As the co-working trend continues to grow both in SA and globally, more and more success stories begin to emerge of companies that have thrived in these spaces. While early adopters of co-working spaces were often driven chiefly by finances in that they opted to share office space until they could afford their own office, today it’s a different story. Nowadays, experienced companies and corporates such as Microsoft are seeking out the next wave of outsourcing. Much like many corporates have outsourced their canteens and now offer bespoke restaurant partners, this new wave of corporates are looking to partner with co-working operators to build and manage their offices – either as stand-alone or as part of a larger co-working environment. Expect to see more corporates positioning their innovation teams and business development teams at co-working spaces, where inspiration and the sharing of ideas are the order of the day.

Gone with one-dimensional spaces


As time becomes an even more precious commodity in modern times, perhaps in part due to the alarming pace of life, we need to think about ways of enabling people to live more fulfilled lives. We spend so much time in the workplace and the concept of a work/life balance that suggests that life only happens outside of work is no longer acceptable. Today, the work environment is one in which we want to live and enjoy life while working.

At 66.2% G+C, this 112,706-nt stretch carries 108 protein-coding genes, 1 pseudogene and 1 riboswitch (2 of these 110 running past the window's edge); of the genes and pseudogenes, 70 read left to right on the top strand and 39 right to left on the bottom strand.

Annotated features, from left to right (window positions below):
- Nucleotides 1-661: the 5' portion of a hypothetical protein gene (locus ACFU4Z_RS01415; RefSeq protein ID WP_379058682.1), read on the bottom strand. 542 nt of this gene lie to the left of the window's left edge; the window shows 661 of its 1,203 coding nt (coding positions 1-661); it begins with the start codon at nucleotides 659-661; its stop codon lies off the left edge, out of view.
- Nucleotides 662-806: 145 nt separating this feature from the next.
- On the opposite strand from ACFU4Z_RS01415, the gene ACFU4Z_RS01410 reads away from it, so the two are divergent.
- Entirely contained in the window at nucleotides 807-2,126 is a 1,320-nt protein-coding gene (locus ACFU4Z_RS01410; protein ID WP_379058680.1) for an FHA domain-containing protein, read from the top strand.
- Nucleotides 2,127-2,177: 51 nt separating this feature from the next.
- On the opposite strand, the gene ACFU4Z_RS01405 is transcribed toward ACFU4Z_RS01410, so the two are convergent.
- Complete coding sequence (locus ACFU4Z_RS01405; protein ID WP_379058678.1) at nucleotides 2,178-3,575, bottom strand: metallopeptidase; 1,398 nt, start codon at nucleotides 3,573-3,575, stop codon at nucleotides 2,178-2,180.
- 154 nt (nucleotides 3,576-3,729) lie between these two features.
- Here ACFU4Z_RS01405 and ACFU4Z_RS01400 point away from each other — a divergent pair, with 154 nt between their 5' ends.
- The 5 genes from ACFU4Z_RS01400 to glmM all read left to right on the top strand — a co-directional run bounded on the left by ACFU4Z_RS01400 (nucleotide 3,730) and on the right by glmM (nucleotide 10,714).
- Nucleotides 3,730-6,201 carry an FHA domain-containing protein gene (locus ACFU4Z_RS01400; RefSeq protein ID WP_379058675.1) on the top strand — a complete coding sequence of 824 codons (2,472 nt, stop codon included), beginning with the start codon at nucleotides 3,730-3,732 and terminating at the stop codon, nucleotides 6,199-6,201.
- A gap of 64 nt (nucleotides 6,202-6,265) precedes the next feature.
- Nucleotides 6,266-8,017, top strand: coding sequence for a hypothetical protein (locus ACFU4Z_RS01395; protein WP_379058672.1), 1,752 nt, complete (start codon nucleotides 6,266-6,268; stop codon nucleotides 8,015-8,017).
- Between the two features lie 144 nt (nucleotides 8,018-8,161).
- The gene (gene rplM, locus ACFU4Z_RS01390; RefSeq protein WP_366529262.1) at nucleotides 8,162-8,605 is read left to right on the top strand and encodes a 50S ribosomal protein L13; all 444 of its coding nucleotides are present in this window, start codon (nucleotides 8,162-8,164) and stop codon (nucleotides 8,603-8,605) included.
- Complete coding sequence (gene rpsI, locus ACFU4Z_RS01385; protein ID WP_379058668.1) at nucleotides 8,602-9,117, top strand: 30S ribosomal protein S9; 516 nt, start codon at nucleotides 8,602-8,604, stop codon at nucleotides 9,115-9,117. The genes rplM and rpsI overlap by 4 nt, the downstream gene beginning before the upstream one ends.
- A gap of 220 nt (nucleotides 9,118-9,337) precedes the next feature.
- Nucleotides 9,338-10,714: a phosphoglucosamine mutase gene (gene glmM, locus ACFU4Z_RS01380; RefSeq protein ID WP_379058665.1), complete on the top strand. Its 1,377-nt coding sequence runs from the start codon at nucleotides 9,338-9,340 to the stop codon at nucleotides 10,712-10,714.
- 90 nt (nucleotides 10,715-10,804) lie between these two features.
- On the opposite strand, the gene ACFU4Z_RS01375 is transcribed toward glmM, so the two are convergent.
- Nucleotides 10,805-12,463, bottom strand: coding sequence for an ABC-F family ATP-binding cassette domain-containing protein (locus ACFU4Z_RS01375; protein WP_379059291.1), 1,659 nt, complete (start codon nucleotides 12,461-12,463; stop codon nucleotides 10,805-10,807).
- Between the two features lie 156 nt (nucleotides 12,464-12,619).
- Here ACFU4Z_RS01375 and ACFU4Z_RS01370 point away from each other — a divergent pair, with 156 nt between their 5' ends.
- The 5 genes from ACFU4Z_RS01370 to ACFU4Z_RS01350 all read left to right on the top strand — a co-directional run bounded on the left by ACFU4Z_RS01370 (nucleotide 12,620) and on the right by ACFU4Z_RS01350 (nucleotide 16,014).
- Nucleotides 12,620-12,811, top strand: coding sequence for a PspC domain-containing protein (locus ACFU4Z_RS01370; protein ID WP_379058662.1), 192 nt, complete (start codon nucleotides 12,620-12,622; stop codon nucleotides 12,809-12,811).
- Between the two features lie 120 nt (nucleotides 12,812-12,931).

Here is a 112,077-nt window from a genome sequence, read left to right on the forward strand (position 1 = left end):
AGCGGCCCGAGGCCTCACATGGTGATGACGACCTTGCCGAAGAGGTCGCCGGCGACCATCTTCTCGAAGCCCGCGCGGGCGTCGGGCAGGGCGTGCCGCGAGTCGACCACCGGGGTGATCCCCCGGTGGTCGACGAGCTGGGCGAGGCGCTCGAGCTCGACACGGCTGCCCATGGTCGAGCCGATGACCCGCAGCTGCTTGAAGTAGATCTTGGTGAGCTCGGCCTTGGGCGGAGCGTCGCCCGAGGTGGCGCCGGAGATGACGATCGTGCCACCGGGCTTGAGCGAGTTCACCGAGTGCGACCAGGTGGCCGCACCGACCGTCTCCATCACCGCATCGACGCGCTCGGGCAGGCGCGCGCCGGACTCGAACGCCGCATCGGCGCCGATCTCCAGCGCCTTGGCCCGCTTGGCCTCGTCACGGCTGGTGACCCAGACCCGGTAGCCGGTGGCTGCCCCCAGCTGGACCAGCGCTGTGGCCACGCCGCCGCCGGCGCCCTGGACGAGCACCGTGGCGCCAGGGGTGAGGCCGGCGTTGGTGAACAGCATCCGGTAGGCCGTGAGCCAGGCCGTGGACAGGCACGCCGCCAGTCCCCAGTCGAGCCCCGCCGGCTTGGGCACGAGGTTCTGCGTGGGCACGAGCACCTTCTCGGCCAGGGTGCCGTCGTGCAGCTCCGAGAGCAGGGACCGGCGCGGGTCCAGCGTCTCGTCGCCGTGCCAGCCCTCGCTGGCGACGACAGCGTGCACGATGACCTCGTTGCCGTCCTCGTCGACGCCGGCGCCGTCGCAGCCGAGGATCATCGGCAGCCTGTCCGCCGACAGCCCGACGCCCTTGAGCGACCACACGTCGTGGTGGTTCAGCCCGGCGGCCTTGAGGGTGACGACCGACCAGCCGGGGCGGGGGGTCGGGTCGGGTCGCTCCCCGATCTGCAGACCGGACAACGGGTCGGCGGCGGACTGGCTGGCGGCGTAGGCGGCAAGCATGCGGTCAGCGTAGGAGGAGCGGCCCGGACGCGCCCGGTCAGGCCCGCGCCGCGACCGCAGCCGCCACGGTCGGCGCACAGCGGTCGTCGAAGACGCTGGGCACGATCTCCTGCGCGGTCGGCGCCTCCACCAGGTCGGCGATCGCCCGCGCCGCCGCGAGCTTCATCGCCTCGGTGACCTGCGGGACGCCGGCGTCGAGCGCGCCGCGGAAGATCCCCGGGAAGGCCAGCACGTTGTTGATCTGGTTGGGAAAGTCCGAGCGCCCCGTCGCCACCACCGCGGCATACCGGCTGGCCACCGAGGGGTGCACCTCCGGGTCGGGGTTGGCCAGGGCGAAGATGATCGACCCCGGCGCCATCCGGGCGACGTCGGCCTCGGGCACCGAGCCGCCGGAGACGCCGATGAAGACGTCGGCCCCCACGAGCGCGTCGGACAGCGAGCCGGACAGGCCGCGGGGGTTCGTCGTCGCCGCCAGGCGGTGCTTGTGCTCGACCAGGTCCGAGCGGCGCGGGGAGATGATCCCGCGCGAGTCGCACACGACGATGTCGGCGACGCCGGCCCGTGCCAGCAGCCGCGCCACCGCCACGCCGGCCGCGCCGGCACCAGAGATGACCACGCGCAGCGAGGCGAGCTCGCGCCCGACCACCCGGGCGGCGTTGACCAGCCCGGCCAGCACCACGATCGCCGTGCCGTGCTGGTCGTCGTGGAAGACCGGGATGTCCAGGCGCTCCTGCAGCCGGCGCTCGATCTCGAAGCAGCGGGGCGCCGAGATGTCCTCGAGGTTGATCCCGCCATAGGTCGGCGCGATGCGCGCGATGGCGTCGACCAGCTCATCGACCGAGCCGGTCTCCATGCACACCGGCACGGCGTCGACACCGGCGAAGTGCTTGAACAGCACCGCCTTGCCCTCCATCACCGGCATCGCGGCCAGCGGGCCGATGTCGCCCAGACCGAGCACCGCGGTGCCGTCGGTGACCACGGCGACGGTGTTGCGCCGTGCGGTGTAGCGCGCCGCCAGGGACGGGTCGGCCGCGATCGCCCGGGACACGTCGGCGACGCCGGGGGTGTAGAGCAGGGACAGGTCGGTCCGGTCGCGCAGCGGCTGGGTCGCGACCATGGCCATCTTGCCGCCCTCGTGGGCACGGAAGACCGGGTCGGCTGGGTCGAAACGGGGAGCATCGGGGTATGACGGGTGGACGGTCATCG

In the co-workspace, a mini-market trend of integration is gaining momentum. This sees spaces answering the needs of living, playing, working and learning all in one place. This will translate into co-working spaces that offer valuable on-site services such as gym facilities, a crèche for working parents, social spaces such as clubs and events as well as educational resources and programmes that could eventually lead to the development of campuses incorporating all of the these facets into one location. The concentration of living, learning, working and playing in one area also reduces our time in traffic and with this the pollution and traffic jams that are caused by separating life and work in time and space.

Co-working spaces do support productivity, no really!


For those who’ve yet to be convinced of the benefits co-working spaces offer, one of the most commonly asked questions is around productivity. How can you possibly concentrate more effectively and get work done more efficiently when you’re sharing an office with a host of other people? The answer lies in the careful design of the space, creating hubs for all requirements including complete silence, quiet meetings and social conversations. By dedicating spaces to specific activities, the usage of these for that which it was intended is facilitated. So using a digital platform to indicate to all that your status is ‘invisible’ can enable completely uninterrupted work bliss.

Get a daily news update via WhatsApp or sign up to our newsletters.

About Paul Keursten

Paul Keursten is co-founder of OPEN Workspaces. OPEN currently has three co-working locations: Workshop17 at the V&A Waterfront, OPEN Sandton and OPEN Maboneng. Four more are scheduled to launch in 2018. OPEN also supports three township locations through its partner Rhiza. Keursten's focus areas are entrepreneurship, innovation and learning.
Comment

Related